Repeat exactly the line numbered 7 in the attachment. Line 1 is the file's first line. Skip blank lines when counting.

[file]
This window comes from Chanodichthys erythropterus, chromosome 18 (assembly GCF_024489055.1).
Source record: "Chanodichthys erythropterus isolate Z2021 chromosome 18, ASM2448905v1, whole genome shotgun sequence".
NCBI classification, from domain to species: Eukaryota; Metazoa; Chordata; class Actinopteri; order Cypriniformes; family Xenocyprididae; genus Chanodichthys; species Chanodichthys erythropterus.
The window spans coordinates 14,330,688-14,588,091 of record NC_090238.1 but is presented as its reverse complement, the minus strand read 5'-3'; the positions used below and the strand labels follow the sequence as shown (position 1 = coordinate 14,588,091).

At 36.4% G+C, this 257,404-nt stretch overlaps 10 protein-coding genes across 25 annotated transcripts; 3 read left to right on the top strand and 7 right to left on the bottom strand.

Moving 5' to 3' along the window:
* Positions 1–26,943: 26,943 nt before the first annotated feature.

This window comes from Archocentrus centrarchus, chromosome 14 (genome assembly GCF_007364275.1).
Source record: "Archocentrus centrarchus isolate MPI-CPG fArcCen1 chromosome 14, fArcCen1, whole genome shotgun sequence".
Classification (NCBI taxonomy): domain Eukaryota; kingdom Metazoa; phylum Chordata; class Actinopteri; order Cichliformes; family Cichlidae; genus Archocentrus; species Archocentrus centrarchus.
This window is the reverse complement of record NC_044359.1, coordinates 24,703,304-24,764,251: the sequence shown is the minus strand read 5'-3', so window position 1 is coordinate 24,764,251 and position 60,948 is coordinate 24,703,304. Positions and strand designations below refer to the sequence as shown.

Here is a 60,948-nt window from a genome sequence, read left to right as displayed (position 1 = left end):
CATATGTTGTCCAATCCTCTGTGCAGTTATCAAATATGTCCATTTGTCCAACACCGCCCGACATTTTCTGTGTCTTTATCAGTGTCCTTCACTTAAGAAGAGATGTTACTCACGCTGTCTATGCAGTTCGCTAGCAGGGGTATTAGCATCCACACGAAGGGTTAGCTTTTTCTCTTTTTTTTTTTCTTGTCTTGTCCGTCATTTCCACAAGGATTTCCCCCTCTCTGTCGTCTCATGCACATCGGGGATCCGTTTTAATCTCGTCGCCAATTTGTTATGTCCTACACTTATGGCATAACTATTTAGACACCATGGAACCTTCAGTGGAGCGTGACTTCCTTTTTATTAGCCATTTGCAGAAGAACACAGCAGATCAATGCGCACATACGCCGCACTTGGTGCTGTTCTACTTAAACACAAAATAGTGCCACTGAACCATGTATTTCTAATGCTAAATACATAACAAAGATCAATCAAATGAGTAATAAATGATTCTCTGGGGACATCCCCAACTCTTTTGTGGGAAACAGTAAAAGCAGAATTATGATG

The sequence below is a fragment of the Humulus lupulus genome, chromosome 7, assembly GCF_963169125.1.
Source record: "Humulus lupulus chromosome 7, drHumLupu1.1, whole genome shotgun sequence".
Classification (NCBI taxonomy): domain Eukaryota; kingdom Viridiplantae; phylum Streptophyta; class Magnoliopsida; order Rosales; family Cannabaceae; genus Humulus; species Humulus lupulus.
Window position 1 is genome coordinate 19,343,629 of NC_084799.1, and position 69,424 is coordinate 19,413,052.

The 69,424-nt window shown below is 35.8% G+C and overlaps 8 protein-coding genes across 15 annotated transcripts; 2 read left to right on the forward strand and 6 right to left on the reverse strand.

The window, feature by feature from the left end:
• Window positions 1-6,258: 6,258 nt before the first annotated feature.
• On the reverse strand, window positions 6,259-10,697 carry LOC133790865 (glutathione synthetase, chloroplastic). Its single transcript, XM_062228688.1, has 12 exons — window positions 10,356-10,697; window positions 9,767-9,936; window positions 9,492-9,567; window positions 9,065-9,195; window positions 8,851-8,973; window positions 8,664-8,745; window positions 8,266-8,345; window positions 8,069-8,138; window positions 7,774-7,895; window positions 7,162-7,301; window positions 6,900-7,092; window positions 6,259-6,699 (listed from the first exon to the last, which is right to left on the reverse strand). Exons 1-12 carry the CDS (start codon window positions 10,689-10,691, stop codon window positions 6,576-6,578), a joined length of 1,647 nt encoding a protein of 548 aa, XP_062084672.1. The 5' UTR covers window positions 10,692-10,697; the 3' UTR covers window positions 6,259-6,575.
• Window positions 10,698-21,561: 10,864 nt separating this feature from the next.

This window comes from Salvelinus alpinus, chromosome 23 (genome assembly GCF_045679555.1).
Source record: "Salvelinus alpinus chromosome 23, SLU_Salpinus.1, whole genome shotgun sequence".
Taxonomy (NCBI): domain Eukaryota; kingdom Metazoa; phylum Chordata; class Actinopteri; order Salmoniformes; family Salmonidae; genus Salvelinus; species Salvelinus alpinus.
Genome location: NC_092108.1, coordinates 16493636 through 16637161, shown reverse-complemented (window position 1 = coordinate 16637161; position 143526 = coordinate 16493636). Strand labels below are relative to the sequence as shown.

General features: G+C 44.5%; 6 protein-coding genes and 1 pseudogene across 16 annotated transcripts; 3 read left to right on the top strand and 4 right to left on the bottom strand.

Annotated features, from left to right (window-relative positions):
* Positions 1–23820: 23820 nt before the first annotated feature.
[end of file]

* Positions 1–26,943: 26,943 nt before the first annotated feature.